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Estrada won't resist arrest: lawyer

Phil. Estrada
Estrada appeared at the anti-graft court on Monday to post bail for an arrest warrant served earlier  

MANILA, Philippines -- Former Philippine president Joseph Estrada will not resist arrest if served a warrant on a charge of economic plunder, which carries the death penalty, his lawyer has said.

"He (Estrada) will not fight, he will voluntarily surrender," attorney Raymond Fortun told a radio station as an anti-graft court studied prosecution evidence related to accusations that Estrada illegally amassed more than four billion pesos ($80 million) while in office.

Economic plunder is a non-bailable offence which carries the penalty of life imprisonment to death. No one has ever been convicted of the offence.

It is not known when the court would decide if there was adequate evidence to prosecute Estrada and order his arrest. Asia
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The chief justice of the Philippines' anti-graft court, Francis Garchitorena, told CNN that while "[people] can begin to speculate on Monday, they cannot speculate about Monday."


"There is plenty of evidence to sift through, and we're going to do it right. The third division [which is handling Estrada's plunder charge] is taking the case very seriously," he said.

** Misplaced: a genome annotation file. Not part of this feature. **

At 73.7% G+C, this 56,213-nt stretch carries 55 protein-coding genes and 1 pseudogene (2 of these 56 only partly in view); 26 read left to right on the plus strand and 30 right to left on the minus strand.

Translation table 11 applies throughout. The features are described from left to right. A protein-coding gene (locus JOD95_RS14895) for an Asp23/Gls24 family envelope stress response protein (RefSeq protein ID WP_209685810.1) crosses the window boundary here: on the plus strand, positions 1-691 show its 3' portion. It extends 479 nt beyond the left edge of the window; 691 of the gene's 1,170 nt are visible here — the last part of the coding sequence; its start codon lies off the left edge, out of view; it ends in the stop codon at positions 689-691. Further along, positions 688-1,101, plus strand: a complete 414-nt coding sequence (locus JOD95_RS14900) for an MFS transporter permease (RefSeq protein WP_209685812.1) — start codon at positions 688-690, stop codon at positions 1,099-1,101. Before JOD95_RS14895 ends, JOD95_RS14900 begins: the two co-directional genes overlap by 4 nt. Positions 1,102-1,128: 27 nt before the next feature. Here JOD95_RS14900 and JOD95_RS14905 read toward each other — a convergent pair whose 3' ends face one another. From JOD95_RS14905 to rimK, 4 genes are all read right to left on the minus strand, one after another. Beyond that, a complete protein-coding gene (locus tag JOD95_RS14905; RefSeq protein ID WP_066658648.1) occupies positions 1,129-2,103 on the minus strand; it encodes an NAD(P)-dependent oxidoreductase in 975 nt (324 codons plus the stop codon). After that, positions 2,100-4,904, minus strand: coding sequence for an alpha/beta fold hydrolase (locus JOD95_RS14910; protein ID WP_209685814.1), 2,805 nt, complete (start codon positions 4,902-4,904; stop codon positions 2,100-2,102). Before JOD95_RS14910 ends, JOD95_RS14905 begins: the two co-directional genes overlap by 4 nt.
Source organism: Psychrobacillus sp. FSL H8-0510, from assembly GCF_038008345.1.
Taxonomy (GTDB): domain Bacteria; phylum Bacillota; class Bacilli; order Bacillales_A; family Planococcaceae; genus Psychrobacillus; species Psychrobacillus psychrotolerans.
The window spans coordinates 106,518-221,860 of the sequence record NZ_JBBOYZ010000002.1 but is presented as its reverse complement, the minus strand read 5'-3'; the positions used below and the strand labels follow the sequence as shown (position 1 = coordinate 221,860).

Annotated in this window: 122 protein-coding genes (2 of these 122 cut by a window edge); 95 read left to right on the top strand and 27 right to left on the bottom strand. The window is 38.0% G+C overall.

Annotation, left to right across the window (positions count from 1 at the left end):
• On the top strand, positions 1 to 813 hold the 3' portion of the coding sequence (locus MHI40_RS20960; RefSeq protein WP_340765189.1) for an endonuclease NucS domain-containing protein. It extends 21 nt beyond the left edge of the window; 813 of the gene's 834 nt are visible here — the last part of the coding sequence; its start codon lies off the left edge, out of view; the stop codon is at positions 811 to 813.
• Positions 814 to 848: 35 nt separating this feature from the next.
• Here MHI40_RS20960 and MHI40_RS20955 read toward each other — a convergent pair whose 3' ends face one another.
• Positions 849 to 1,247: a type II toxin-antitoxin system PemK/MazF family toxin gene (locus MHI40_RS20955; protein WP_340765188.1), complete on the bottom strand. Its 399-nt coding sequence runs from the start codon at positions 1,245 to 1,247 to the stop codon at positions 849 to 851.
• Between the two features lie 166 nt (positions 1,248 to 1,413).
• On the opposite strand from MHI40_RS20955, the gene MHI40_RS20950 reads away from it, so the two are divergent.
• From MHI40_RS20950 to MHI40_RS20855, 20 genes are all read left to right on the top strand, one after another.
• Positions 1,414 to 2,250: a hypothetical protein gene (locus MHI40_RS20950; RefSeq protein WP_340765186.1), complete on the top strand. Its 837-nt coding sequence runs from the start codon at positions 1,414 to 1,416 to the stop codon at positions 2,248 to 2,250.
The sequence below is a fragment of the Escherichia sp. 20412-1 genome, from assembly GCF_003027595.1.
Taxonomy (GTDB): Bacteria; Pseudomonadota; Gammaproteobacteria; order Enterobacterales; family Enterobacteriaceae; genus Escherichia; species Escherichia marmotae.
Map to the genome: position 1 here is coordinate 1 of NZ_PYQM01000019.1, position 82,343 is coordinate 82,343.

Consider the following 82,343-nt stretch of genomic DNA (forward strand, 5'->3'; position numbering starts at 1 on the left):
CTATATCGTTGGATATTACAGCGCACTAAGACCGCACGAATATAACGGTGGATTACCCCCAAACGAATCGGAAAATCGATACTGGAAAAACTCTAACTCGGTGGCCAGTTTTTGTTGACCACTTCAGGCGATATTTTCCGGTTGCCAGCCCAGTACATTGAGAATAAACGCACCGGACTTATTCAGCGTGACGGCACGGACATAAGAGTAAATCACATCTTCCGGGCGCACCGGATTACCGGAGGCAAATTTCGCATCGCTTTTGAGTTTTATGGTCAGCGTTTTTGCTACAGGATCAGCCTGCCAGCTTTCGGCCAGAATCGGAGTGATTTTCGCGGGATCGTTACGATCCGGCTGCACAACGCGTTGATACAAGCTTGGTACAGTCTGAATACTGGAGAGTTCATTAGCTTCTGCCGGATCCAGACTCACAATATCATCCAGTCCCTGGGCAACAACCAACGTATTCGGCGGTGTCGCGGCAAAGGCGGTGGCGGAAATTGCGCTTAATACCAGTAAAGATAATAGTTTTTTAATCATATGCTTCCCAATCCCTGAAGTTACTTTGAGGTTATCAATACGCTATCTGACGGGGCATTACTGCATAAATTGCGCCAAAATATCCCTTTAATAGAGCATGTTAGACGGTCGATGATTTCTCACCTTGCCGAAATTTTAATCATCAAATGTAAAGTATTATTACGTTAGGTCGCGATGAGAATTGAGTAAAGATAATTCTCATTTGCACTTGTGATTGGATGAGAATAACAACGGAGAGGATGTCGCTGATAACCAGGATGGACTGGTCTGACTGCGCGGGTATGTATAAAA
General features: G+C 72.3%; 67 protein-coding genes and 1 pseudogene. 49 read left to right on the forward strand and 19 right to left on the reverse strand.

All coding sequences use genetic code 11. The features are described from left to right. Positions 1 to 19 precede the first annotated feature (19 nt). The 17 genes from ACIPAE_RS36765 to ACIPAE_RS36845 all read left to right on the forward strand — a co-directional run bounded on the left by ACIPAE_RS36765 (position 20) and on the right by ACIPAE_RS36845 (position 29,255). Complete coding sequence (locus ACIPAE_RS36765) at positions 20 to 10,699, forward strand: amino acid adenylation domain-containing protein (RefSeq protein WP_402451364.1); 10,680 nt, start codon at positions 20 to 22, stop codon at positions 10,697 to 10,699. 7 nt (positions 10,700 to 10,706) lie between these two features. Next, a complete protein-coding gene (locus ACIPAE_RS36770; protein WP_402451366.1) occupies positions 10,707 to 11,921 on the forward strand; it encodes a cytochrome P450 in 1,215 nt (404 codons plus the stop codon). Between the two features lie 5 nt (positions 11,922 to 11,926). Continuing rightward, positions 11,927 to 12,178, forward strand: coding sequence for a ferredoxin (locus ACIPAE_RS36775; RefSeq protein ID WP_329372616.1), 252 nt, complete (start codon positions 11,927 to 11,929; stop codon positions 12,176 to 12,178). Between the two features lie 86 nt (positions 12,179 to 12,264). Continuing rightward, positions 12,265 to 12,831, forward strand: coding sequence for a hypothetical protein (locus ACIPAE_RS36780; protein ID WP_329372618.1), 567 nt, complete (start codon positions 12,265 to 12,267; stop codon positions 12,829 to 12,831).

Clear conscience

Estrada, a former movie actor, has denied any wrong-doing, saying his conscience was clear and he has vowed to fight any charges in court.

Estrada was forced from power in January at the peak of a popular revolt in which hundreds of thousands of people poured onto the streets of Manila demanding his resignation.

Although economic plunder is a non-bailable offence, Estrada's lawyers have said they will petition the court to allow him provisional liberty, citing laws which, they contend, allow a person charged with a capital offence to post bail if the evidence against him is not strong.

The lawyers also said they would ask the court, if it orders Estrada's detention, to keep him under house arrest as part of courtesies due a former president.

Estrada is facing seven other lesser criminal charges ranging from perjury to graft.

A division of the anti-graft handling one of the graft cases ordered Estrada's arrest last week but the former leader promptly turned himself in and posted bail.

Estrada has been barnstorming the country in recent weeks campaigning for his party's candidates in May 14 legislative elections. His wife, Luisa, is running for a seat in the Senate.

Estrada still enjoys significant support, especially in the country's slum communities. He has appealed to his supporters to stay calm if he is arrested.

Reuters contributed to this report.

Estrada tells loyalists to remain calm
April 19, 2001
Riots feared as Estrada awaits plunder arrests
April 18, 2001
Cases withdrawn against Estrada may be revived
April 18 ,2001
Estrada to file new motion with anti-graft court
April 17, 2001
Estrada faces anti-graft court
April 17, 2001

Philippine Daily Inquirer

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